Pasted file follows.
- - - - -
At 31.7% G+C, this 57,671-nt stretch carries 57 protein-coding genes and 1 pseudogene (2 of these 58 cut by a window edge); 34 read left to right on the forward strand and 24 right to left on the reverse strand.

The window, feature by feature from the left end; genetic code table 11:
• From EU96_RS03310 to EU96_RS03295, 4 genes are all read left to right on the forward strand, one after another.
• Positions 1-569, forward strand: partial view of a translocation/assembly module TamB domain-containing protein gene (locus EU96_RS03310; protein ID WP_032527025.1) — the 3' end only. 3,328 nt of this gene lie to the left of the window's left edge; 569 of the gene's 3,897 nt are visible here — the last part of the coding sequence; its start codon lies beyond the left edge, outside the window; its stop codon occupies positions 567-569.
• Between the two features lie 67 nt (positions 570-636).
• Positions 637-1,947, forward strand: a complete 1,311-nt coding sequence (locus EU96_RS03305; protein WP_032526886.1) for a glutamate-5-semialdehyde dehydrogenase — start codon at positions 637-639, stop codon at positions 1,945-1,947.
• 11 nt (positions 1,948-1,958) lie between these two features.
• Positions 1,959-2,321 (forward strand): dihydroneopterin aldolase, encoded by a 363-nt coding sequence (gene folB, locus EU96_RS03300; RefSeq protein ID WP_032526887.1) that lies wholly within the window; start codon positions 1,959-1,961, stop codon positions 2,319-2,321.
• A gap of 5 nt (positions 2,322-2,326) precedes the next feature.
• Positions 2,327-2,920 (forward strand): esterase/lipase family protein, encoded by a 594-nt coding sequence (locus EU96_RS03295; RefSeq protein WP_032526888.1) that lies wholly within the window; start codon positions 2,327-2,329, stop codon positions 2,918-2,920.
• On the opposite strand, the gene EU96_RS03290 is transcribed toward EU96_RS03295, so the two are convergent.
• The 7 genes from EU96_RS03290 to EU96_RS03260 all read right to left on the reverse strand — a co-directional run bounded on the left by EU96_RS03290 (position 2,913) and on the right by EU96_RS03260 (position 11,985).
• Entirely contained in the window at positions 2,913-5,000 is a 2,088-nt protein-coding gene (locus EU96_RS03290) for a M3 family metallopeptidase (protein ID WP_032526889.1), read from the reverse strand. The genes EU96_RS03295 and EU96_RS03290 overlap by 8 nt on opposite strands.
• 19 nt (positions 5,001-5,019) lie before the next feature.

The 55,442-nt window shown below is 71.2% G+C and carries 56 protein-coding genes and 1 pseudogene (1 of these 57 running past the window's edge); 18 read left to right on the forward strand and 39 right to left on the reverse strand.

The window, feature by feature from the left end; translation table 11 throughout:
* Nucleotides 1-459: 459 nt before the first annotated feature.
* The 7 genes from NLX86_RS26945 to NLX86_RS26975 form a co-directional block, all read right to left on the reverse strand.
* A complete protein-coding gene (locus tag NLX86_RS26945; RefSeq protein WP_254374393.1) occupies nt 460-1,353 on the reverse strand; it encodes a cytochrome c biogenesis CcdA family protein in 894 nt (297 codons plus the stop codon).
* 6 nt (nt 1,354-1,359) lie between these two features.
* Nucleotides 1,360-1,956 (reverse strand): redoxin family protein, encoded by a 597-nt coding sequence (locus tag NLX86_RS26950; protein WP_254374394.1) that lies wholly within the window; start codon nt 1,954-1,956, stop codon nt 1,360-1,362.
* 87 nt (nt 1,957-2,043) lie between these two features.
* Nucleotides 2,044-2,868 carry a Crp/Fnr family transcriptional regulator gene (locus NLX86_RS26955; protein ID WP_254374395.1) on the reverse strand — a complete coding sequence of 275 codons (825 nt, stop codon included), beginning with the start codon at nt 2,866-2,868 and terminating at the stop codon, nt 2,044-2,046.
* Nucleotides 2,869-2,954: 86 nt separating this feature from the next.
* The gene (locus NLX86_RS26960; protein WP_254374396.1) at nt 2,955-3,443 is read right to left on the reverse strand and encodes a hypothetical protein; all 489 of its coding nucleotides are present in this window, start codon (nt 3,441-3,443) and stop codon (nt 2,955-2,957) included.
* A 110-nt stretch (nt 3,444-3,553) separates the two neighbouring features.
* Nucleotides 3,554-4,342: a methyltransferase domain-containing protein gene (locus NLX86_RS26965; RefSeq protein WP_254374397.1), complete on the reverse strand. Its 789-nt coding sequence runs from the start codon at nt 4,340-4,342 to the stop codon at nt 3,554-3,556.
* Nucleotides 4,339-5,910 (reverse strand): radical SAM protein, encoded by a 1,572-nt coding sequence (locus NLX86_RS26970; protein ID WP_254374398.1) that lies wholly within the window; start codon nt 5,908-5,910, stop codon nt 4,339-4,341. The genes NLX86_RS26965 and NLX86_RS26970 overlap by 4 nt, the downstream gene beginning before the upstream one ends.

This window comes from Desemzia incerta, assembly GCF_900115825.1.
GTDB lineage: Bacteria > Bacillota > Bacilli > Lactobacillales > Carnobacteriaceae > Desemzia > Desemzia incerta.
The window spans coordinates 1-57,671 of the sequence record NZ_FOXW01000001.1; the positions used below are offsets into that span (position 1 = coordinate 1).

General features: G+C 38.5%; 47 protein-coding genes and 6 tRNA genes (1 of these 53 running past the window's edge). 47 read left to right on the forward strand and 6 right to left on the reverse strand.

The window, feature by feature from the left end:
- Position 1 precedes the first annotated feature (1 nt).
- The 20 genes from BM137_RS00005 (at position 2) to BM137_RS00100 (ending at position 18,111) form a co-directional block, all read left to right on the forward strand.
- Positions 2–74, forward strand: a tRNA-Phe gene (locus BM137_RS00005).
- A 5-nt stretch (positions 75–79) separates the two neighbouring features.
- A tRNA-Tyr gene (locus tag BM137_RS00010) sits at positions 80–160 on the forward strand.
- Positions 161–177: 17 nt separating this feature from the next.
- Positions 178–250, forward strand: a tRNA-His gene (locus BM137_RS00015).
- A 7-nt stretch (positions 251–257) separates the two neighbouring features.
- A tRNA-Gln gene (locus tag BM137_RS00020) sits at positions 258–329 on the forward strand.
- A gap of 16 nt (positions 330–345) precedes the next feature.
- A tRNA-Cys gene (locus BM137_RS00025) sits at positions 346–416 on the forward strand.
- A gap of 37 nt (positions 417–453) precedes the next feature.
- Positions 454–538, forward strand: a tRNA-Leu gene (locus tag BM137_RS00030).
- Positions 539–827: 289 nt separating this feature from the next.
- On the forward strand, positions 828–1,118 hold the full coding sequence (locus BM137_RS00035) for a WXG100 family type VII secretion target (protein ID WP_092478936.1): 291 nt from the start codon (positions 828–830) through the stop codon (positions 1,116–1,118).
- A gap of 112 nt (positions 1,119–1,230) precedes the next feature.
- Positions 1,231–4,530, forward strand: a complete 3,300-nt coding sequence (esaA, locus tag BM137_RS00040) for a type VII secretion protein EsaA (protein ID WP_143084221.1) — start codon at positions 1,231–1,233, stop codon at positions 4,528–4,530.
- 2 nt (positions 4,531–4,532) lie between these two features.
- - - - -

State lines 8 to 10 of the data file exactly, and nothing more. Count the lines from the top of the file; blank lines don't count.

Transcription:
• Positions 1,959-2,321 (forward strand): dihydroneopterin aldolase, encoded by a 363-nt coding sequence (gene folB, locus EU96_RS03300; RefSeq protein ID WP_032526887.1) that lies wholly within the window; start codon positions 1,959-1,961, stop codon positions 2,319-2,321.
• A gap of 5 nt (positions 2,322-2,326) precedes the next feature.
• Positions 2,327-2,920 (forward strand): esterase/lipase family protein, encoded by a 594-nt coding sequence (locus EU96_RS03295; RefSeq protein WP_032526888.1) that lies wholly within the window; start codon positions 2,327-2,329, stop codon positions 2,918-2,920.